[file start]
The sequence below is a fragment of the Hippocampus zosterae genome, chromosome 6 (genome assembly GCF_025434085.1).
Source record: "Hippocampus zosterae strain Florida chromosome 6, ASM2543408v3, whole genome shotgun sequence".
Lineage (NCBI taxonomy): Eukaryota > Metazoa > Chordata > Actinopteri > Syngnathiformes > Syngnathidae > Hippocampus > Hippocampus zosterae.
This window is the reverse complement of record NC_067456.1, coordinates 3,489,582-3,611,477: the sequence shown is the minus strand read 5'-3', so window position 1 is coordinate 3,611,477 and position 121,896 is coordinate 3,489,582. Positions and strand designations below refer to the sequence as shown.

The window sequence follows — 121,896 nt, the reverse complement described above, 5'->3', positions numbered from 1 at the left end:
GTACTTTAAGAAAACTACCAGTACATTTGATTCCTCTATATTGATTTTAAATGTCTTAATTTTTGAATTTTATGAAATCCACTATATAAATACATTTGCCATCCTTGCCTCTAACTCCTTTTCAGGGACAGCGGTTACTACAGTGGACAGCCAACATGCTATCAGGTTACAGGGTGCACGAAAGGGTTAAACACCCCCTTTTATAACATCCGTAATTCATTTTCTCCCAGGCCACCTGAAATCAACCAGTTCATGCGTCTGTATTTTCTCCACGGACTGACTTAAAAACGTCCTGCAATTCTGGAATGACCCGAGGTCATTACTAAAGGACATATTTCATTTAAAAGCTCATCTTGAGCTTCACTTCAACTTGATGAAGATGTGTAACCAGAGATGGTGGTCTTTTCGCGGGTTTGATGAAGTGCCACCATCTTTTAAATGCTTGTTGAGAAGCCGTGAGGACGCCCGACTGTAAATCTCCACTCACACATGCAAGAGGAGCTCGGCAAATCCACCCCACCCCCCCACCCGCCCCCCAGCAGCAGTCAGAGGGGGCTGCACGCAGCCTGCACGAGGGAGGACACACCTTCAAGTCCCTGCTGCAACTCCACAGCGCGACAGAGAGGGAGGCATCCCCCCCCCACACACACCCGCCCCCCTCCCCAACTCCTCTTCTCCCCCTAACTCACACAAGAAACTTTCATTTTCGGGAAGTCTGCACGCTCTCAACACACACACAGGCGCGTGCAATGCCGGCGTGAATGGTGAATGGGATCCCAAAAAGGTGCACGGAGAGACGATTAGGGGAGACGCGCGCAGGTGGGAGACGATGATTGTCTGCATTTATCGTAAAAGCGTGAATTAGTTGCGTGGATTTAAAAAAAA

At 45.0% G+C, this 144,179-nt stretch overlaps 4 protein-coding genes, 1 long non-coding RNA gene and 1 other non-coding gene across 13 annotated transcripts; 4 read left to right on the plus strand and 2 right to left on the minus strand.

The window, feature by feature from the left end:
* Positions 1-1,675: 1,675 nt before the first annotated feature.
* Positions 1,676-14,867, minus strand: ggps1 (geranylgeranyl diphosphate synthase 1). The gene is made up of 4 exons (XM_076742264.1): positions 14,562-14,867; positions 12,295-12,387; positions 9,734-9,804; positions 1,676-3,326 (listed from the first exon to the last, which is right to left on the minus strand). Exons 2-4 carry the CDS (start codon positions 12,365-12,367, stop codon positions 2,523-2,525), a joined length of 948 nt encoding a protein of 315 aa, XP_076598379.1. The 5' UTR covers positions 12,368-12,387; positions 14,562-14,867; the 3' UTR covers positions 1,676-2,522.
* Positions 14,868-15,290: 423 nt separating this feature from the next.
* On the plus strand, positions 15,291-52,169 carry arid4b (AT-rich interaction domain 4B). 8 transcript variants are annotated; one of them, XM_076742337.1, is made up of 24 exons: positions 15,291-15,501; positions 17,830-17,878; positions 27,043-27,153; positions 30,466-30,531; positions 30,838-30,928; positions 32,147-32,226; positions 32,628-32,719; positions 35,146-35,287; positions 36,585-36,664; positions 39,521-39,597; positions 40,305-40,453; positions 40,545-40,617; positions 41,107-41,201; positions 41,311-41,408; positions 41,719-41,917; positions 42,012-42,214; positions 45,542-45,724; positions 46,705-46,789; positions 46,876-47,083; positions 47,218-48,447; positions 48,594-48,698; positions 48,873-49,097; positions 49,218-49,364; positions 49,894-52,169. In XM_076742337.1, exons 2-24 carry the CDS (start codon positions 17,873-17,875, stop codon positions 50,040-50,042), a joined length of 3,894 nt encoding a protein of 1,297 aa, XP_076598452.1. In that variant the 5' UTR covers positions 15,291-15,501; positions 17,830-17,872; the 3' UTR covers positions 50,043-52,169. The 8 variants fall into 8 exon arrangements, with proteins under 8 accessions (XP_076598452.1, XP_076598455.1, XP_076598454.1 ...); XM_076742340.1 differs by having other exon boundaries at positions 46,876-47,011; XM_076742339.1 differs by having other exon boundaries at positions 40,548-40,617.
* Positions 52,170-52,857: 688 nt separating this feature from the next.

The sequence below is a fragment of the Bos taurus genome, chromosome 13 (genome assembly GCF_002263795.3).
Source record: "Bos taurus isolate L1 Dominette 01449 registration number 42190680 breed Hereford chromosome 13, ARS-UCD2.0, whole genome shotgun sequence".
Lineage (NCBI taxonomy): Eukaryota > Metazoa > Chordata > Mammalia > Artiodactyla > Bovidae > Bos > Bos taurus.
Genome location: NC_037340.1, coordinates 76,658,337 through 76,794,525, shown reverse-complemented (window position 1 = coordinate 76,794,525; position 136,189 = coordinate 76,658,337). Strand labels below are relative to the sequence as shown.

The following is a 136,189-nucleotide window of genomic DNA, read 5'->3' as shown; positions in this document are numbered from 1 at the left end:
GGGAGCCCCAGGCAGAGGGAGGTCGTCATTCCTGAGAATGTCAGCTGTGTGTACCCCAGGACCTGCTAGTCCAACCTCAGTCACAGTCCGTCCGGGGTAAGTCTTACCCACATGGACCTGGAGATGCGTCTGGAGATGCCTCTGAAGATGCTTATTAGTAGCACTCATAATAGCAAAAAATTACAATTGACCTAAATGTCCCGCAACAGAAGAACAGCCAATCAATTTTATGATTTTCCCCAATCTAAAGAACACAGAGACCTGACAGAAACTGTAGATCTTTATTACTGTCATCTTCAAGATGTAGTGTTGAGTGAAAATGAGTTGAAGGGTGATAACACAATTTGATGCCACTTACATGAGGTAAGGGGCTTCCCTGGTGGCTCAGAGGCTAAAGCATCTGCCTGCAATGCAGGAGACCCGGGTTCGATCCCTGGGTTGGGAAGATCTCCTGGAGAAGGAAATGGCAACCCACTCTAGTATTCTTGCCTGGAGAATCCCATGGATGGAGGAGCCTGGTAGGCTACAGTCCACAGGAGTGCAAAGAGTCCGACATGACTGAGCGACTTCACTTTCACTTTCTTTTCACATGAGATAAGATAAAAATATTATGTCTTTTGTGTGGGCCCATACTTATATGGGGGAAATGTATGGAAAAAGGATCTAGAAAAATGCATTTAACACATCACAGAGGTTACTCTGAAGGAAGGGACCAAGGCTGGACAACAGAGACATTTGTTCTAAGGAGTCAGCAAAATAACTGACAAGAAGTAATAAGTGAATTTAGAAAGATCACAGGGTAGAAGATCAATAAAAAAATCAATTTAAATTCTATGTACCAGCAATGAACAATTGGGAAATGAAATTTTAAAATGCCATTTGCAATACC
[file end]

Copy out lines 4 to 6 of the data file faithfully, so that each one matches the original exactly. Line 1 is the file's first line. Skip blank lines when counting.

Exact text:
This window is the reverse complement of record NC_067456.1, coordinates 3,489,582-3,611,477: the sequence shown is the minus strand read 5'-3', so window position 1 is coordinate 3,611,477 and position 121,896 is coordinate 3,489,582. Positions and strand designations below refer to the sequence as shown.

The window sequence follows — 121,896 nt, the reverse complement described above, 5'->3', positions numbered from 1 at the left end:
GTACTTTAAGAAAACTACCAGTACATTTGATTCCTCTATATTGATTTTAAATGTCTTAATTTTTGAATTTTATGAAATCCACTATATAAATACATTTGCCATCCTTGCCTCTAACTCCTTTTCAGGGACAGCGGTTACTACAGTGGACAGCCAACATGCTATCAGGTTACAGGGTGCACGAAAGGGTTAAACACCCCCTTTTATAACATCCGTAATTCATTTTCTCCCAGGCCACCTGAAATCAACCAGTTCATGCGTCTGTATTTTCTCCACGGACTGACTTAAAAACGTCCTGCAATTCTGGAATGACCCGAGGTCATTACTAAAGGACATATTTCATTTAAAAGCTCATCTTGAGCTTCACTTCAACTTGATGAAGATGTGTAACCAGAGATGGTGGTCTTTTCGCGGGTTTGATGAAGTGCCACCATCTTTTAAATGCTTGTTGAGAAGCCGTGAGGACGCCCGACTGTAAATCTCCACTCACACATGCAAGAGGAGCTCGGCAAATCCACCCCACCCCCCCACCCGCCCCCCAGCAGCAGTCAGAGGGGGCTGCACGCAGCCTGCACGAGGGAGGACACACCTTCAAGTCCCTGCTGCAACTCCACAGCGCGACAGAGAGGGAGGCATCCCCCCCCCACACACACCCGCCCCCCTCCCCAACTCCTCTTCTCCCCCTAACTCACACAAGAAACTTTCATTTTCGGGAAGTCTGCACGCTCTCAACACACACACAGGCGCGTGCAATGCCGGCGTGAATGGTGAATGGGATCCCAAAAAGGTGCACGGAGAGACGATTAGGGGAGACGCGCGCAGGTGGGAGACGATGATTGTCTGCATTTATCGTAAAAGCGTGAATTAGTTGCGTGGATTTAAAAAAAA